Research into alternative sources of energy, such as solar and wind, are constantly growing and evolving. The science behind photovoltaics is improving constantly and wind turbines are producing more electrical energy than ever before. However, the question still stands of how we store and deliver this electrical energy to the grid. A few ECS members from Harvard University believe their new flow battery could answer that question.
Building off earlier research, the new and improve flow battery could offer a great solution for the reliability issue of energy sources such as wind and solar based on weather patterns. The batteries could store large amounts of electrical energy that can delivered to commercial and residential establishments even when the wind isn’t blowing or the sun isn’t shining.
Communities are facing pressing water and sanitation issues across the globe. Recently, ECS tackled this issue through a partnership with the Bill & Melinda Gates Foundation to establish the Science for Solving Society’s Problems Challenge. While ECS is working on a global level to encourage life-saving research in water and sanitation, researchers at Stanford University and working on innovative solutions to these issues in their own back yard.
The water infrastructure that is currently in place in many semiarid and highly populated regions is reaching its limit. When taking recent droughts and population booms into consideration, many communities are beginning to fear water shortages. However, environmental engineer and Stanford Woods Institute for the Environment Senior Fellow, Richard Luthy, believes that answer to this problem has been right in front of us all along.
“These are billion-dollar problems,” said Luthy. “Meeting water needs in the future is going to depend a lot on how we reuse water and what we do with stormwater.”
Capture and Reuse Stormwater
Luthy is currently looking at ways to capture and treat stormwater to assist in alleviating current water supply issues in densely populated, semiarid environments. The environmental engineer is proposing a stormwater capture center that would be situated on 50-acres of currently unused space. Not only could the treatment plant help secure water infrastructure and the needs of the community, but it could also help the environment.
With stormwater comes runoff. This runoff is contaminated with harmful chemicals and often makes its way into oceans and streams. By recovering and cleaning a large portion of the stormwater, researchers believe that we will see a decrease in water pollution due to runoff.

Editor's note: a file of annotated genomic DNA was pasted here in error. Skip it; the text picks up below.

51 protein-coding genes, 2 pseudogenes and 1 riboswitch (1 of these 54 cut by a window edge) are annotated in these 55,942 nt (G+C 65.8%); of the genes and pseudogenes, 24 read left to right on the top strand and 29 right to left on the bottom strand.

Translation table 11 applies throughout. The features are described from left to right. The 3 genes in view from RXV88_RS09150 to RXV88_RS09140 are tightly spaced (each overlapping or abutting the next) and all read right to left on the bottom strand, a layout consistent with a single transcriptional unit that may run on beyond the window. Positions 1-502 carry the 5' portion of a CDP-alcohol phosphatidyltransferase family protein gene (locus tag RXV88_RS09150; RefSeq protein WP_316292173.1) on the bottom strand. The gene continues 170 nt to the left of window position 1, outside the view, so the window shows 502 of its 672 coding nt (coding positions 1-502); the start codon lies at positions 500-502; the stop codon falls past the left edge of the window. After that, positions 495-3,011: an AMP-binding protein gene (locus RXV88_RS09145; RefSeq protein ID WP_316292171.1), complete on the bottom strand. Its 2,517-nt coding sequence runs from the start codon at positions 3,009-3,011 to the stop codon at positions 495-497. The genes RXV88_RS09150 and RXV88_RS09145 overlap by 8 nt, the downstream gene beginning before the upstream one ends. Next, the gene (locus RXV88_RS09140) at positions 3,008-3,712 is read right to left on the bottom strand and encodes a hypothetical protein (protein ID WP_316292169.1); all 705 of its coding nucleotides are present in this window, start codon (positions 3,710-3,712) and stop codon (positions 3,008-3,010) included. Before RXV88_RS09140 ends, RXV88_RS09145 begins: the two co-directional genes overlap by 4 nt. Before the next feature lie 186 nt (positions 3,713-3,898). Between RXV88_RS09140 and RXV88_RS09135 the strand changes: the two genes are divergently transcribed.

The revolutionary system can harvest energy from living plants for use in isolated villages. Image: Plant-e
A revolutionary system with the potential to affect global energy harvesting has recently been developed by a company called Plant-e. The system generates electricity from water-logged plants such as rice grown in patty fields to collect and distribute energy to all areas, even desolate villages.
“It’s based on the principle that plants produce more energy than they need,” said Marjolein Helder, co-founder of Plant-e. “The advantage of this system over wind or solar is that it also works at night and when there’s no wind.”
The science behind the Plant-e technology was conceptualized at Wageningen University in 2007, with the company’s establishment happening thereafter in 2009.
Simply find a plant growing in water and the Plant-e system can begin to harvest energy—whether that plant be rice growing in paddies or simply something growing in your garden.
“It’s just the beginning and lots of things still need to be greatly improved, but the potential is enormous,” said Jacqueline Cramer, professor of sustainable innovation at Utrecht University and former Dutch environment minister.
The modern environmental movement was born 45 years ago today. A small group of twenty-somethings with a passion for the environment rallied together to create a more earth-conscious society, establishing what has become known as Earth Day.
The original Earth Day focused primarily on the pollution issue, but this year’s Earth Day is heavily directed towards climate change and the energy infrastructure.
The Electrochemical Society’s Vilas Pol has developed a new process to turn simple packing peanuts into energy-storing battery components.
Pol, an associate professor at Purdue University and active member of ECS, has thoroughly succeeded in turning one person’s trash into another person’s high-tech treasure. He and his team from Purdue University have developed a system that turns the puffy packing peanuts into nanoparticles and microsheets perfect for rechargeable batteries. Pol’s new generation of battery could even outperform the ones we currently use.